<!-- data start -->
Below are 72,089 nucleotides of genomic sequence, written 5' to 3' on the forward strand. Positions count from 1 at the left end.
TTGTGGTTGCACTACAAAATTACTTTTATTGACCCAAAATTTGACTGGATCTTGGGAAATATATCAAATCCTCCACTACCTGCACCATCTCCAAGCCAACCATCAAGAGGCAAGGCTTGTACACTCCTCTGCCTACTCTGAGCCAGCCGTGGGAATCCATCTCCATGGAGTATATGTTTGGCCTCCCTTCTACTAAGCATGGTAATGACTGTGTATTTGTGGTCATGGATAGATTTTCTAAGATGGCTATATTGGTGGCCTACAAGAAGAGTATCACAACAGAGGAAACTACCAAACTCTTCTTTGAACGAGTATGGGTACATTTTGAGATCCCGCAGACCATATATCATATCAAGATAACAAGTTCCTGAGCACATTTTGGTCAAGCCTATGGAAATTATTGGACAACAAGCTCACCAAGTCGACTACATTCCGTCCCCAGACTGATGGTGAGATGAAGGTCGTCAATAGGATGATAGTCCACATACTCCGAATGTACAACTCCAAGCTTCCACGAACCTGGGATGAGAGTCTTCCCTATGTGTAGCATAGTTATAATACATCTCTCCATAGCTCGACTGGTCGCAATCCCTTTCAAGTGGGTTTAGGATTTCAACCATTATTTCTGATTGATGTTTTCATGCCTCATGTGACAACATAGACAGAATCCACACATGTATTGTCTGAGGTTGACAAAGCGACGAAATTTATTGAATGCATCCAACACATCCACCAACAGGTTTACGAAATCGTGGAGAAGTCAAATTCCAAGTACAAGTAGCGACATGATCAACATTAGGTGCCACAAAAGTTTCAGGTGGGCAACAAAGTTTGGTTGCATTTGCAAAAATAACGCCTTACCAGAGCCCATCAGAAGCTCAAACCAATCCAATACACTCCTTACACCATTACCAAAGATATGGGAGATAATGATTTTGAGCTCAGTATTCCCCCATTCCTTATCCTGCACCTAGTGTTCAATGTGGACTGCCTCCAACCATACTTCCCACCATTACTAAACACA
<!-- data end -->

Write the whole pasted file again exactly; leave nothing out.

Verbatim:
Below are 72,089 nucleotides of genomic sequence, written 5' to 3' on the forward strand. Positions count from 1 at the left end.
TTGTGGTTGCACTACAAAATTACTTTTATTGACCCAAAATTTGACTGGATCTTGGGAAATATATCAAATCCTCCACTACCTGCACCATCTCCAAGCCAACCATCAAGAGGCAAGGCTTGTACACTCCTCTGCCTACTCTGAGCCAGCCGTGGGAATCCATCTCCATGGAGTATATGTTTGGCCTCCCTTCTACTAAGCATGGTAATGACTGTGTATTTGTGGTCATGGATAGATTTTCTAAGATGGCTATATTGGTGGCCTACAAGAAGAGTATCACAACAGAGGAAACTACCAAACTCTTCTTTGAACGAGTATGGGTACATTTTGAGATCCCGCAGACCATATATCATATCAAGATAACAAGTTCCTGAGCACATTTTGGTCAAGCCTATGGAAATTATTGGACAACAAGCTCACCAAGTCGACTACATTCCGTCCCCAGACTGATGGTGAGATGAAGGTCGTCAATAGGATGATAGTCCACATACTCCGAATGTACAACTCCAAGCTTCCACGAACCTGGGATGAGAGTCTTCCCTATGTGTAGCATAGTTATAATACATCTCTCCATAGCTCGACTGGTCGCAATCCCTTTCAAGTGGGTTTAGGATTTCAACCATTATTTCTGATTGATGTTTTCATGCCTCATGTGACAACATAGACAGAATCCACACATGTATTGTCTGAGGTTGACAAAGCGACGAAATTTATTGAATGCATCCAACACATCCACCAACAGGTTTACGAAATCGTGGAGAAGTCAAATTCCAAGTACAAGTAGCGACATGATCAACATTAGGTGCCACAAAAGTTTCAGGTGGGCAACAAAGTTTGGTTGCATTTGCAAAAATAACGCCTTACCAGAGCCCATCAGAAGCTCAAACCAATCCAATACACTCCTTACACCATTACCAAAGATATGGGAGATAATGATTTTGAGCTCAGTATTCCCCCATTCCTTATCCTGCACCTAGTGTTCAATGTGGACTGCCTCCAACCATACTTCCCACCATTACTAAACACA